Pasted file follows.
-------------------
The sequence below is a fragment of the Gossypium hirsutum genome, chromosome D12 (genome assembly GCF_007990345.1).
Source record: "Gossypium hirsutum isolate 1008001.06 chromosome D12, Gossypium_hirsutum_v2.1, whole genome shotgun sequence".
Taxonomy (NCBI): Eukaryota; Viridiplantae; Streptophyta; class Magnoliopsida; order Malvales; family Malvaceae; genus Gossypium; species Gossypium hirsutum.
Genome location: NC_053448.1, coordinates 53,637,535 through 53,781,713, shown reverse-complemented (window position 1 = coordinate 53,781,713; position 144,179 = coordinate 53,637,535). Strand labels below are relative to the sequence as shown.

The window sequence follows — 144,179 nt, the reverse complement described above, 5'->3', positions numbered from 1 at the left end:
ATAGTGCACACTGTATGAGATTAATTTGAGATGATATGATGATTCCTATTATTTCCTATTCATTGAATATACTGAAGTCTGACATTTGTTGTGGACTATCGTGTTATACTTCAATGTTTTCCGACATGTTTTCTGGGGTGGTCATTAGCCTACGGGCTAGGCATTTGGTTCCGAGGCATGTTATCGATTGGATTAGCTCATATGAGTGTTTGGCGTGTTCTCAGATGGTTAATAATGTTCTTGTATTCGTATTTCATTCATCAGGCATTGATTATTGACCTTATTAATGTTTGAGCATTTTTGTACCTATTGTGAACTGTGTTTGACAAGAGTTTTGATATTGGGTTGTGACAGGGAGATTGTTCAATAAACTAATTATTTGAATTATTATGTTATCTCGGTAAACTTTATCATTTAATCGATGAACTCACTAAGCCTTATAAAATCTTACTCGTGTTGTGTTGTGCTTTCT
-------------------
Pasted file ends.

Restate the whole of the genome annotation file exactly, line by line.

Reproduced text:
The sequence below is a fragment of the Gossypium hirsutum genome, chromosome D12 (genome assembly GCF_007990345.1).
Source record: "Gossypium hirsutum isolate 1008001.06 chromosome D12, Gossypium_hirsutum_v2.1, whole genome shotgun sequence".
Taxonomy (NCBI): Eukaryota; Viridiplantae; Streptophyta; class Magnoliopsida; order Malvales; family Malvaceae; genus Gossypium; species Gossypium hirsutum.
Genome location: NC_053448.1, coordinates 53,637,535 through 53,781,713, shown reverse-complemented (window position 1 = coordinate 53,781,713; position 144,179 = coordinate 53,637,535). Strand labels below are relative to the sequence as shown.

The window sequence follows — 144,179 nt, the reverse complement described above, 5'->3', positions numbered from 1 at the left end:
ATAGTGCACACTGTATGAGATTAATTTGAGATGATATGATGATTCCTATTATTTCCTATTCATTGAATATACTGAAGTCTGACATTTGTTGTGGACTATCGTGTTATACTTCAATGTTTTCCGACATGTTTTCTGGGGTGGTCATTAGCCTACGGGCTAGGCATTTGGTTCCGAGGCATGTTATCGATTGGATTAGCTCATATGAGTGTTTGGCGTGTTCTCAGATGGTTAATAATGTTCTTGTATTCGTATTTCATTCATCAGGCATTGATTATTGACCTTATTAATGTTTGAGCATTTTTGTACCTATTGTGAACTGTGTTTGACAAGAGTTTTGATATTGGGTTGTGACAGGGAGATTGTTCAATAAACTAATTATTTGAATTATTATGTTATCTCGGTAAACTTTATCATTTAATCGATGAACTCACTAAGCCTTATAAAATCTTACTCGTGTTGTGTTGTGCTTTCT